On January 27, 2010, Crites filed a “Motion to Suppress Statements” alleging that the “statements taken from [him] by law

[400 S.W.3d 831]

enforcement agents” were obtained “in violation of [his] rights against self-incrimination, right to counsel, and due process of law[.]” Crites further alleged that: (1) his statements were not voluntary due to the length and nature of his custody, and the nature, interrogation and conditions under which it was conducted; (2) the statements were not an accurate reflection and record of the conversation between Crites and law enforcement; (3) Crites was subjected to mental and physical duress prior to and during the interrogation; (4) Crites' request for legal counsel was ignored; (5) the statements were obtained prior to Crites' “presentation to a judicial officer”; (6) that the statements were made without Crites being advised of his constitutional rights; and (7) the statements were the result of an unlawful arrest.

On March 15, 2010, a motion hearing was scheduled but was continued to April 15, 2010. On April 15, the motion hearing was again continued and rescheduled to May 20, 2010, at which time the motion to suppress was “recessed until 6/29/2010.” On June 29, 2010, Crites filed a “Waiver of Trial by Jury (Felony)” which was accepted by the trial court after sworn testimony. A bench trial and the motion to suppress were set for August 31, 2010.

Thereafter, numerous hearings, pre-trial conferences and trial dates were scheduled and rescheduled, but there was no further hearing or ruling on the motion to suppress until the bench trial held on June 29 and 30, 2011. On June 29, 2011, before the bench trial commenced, the following colloquy took place regarding the motion to suppress:

[STATE]: In addition, I've been looking over the Court docket, and it did not look like the defendant's motion to suppress statements, evidence, and ID had been ruled on or even heard, so I don't know which portions of those need to be taken up.

[CRITES' COUNSEL]: I believe the statements had been taken up, from what I understand. The motion to suppress evidence—basically any of those objections that I have I think will be taken up during the trial, Your Honor. I don't think there's any need for a full-blown hearing on it, in any event.

THE COURT: But the same evidence will come out at the bench trial as would be at a motion to suppress, and I just need to rule on them when I rule on the guilt or innocence of your client.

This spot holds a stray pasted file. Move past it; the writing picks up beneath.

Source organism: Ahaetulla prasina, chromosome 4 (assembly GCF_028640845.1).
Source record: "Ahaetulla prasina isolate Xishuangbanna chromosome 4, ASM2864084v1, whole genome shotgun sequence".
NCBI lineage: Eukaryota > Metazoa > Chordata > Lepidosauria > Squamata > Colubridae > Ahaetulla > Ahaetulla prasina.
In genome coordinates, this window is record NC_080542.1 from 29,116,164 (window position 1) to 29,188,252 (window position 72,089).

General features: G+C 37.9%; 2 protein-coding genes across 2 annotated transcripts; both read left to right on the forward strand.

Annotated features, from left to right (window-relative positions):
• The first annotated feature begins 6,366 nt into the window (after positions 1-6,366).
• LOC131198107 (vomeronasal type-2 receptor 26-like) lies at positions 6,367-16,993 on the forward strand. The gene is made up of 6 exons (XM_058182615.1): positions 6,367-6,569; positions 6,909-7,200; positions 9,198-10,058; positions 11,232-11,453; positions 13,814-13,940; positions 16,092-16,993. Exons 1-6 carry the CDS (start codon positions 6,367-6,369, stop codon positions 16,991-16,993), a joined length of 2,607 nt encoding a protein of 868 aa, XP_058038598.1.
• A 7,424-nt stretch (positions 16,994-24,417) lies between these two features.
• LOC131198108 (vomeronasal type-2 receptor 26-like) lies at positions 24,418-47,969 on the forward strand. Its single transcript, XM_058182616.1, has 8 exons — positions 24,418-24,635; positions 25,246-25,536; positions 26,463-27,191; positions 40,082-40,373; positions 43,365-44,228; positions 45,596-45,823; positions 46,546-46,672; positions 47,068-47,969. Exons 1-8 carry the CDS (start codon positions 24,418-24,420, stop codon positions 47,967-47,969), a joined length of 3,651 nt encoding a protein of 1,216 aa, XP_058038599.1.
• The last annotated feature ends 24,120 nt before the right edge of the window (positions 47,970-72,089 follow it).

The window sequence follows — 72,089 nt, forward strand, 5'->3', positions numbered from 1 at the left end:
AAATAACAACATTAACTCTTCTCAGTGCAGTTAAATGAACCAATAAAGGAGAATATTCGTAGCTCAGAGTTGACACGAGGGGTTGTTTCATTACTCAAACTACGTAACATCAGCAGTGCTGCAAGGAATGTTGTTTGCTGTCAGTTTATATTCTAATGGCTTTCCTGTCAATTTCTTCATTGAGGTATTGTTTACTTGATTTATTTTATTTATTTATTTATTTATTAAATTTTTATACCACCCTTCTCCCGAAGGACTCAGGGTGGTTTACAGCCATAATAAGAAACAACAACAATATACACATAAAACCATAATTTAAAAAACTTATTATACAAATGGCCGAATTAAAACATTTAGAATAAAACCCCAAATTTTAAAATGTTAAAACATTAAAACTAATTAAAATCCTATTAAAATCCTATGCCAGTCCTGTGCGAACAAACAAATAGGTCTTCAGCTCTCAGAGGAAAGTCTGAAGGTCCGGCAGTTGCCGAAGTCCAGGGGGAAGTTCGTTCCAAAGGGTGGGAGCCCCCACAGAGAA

The interview and statements of Crites came up during trial with the State's witness, Officer Reece. During questioning regarding Exhibit 10, the videotaped “Interview of Crites,” the following colloquy took place regarding the motion to suppress:

[STATE]: Your Honor, at this time I'd move to admit State's Exhibit No. 10.

[CRITES' COUNSEL]: Your Honor, I'm going to renew the objections made during the motion to suppress statements...

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7 practice notes
  • Hill v. State, No. 14–0004.
    • United States
    • Court of Appeals of Iowa
    • January 28, 2015
    ...of defendant for first-degree murder where the trial judge relied at least in some part on defendant's statements); cf. State v. Crites, 400 S.W.3d 828, 835 (Mo.Ct.App.2013) (holding admission of defendant's confession was harmless error in bench trial where “there is no indication the tria......
  • State v. Loggins, No. ED98973
    • United States
    • Court of Appeal of Missouri (US)
    • July 15, 2014
    ...therefrom - that are favorable to the trial court's ruling, and we disregard all contrary evidence and inferences." State v. Crites, 400 S.W.3d 828, 834 (Mo.App.S.D. 2013). 1. Seizure of the iPhone In his second point, Defendant asserts that the trial court erred in overruling his moti......
  • State v. Hood, No. SD 34258
    • United States
    • Court of Appeal of Missouri (US)
    • June 8, 2017
    ...unless it is clear from the record that the trial judge considered and relied upon the inadmissible evidence.’ " State v. Crites, 400 S.W.3d 828, 834 (Mo. App. 2013) (quoting State v. Bewley, 68 S.W.3d 613, 619 (Mo. App. 2002) ). In his argument, Defendant omits any citations to the re......
  • Kilgore v. Pash, No. 4:15-CV-00794-DGK
    • United States
    • United States District Courts. 8th Circuit. Western District of Missouri
    • May 23, 2018
    ...it is clear from the record that the trial judge considered and relied upon the inadmissible evidence." State v. Crites, 400 S.W.3d 828, 834 (Mo. Ct. App. 2013) (internal quotations omitted). And it is clear enough that the trial judge did not rely on any inadmissible evidence here. Pe......
  • Request a trial to view additional results
7 cases
  • Hill v. State, No. 14–0004.
    • United States
    • Court of Appeals of Iowa
    • January 28, 2015
    ...of defendant for first-degree murder where the trial judge relied at least in some part on defendant's statements); cf. State v. Crites, 400 S.W.3d 828, 835 (Mo.Ct.App.2013) (holding admission of defendant's confession was harmless error in bench trial where “there is no indication the tria......
  • State v. Loggins, No. ED98973
    • United States
    • Court of Appeal of Missouri (US)
    • July 15, 2014
    ...therefrom - that are favorable to the trial court's ruling, and we disregard all contrary evidence and inferences." State v. Crites, 400 S.W.3d 828, 834 (Mo.App.S.D. 2013). 1. Seizure of the iPhone In his second point, Defendant asserts that the trial court erred in overruling his moti......
  • State v. Hood, No. SD 34258
    • United States
    • Court of Appeal of Missouri (US)
    • June 8, 2017
    ...unless it is clear from the record that the trial judge considered and relied upon the inadmissible evidence.’ " State v. Crites, 400 S.W.3d 828, 834 (Mo. App. 2013) (quoting State v. Bewley, 68 S.W.3d 613, 619 (Mo. App. 2002) ). In his argument, Defendant omits any citations to the re......
  • Kilgore v. Pash, No. 4:15-CV-00794-DGK
    • United States
    • United States District Courts. 8th Circuit. Western District of Missouri
    • May 23, 2018
    ...it is clear from the record that the trial judge considered and relied upon the inadmissible evidence." State v. Crites, 400 S.W.3d 828, 834 (Mo. Ct. App. 2013) (internal quotations omitted). And it is clear enough that the trial judge did not rely on any inadmissible evidence here. Pe......
  • Request a trial to view additional results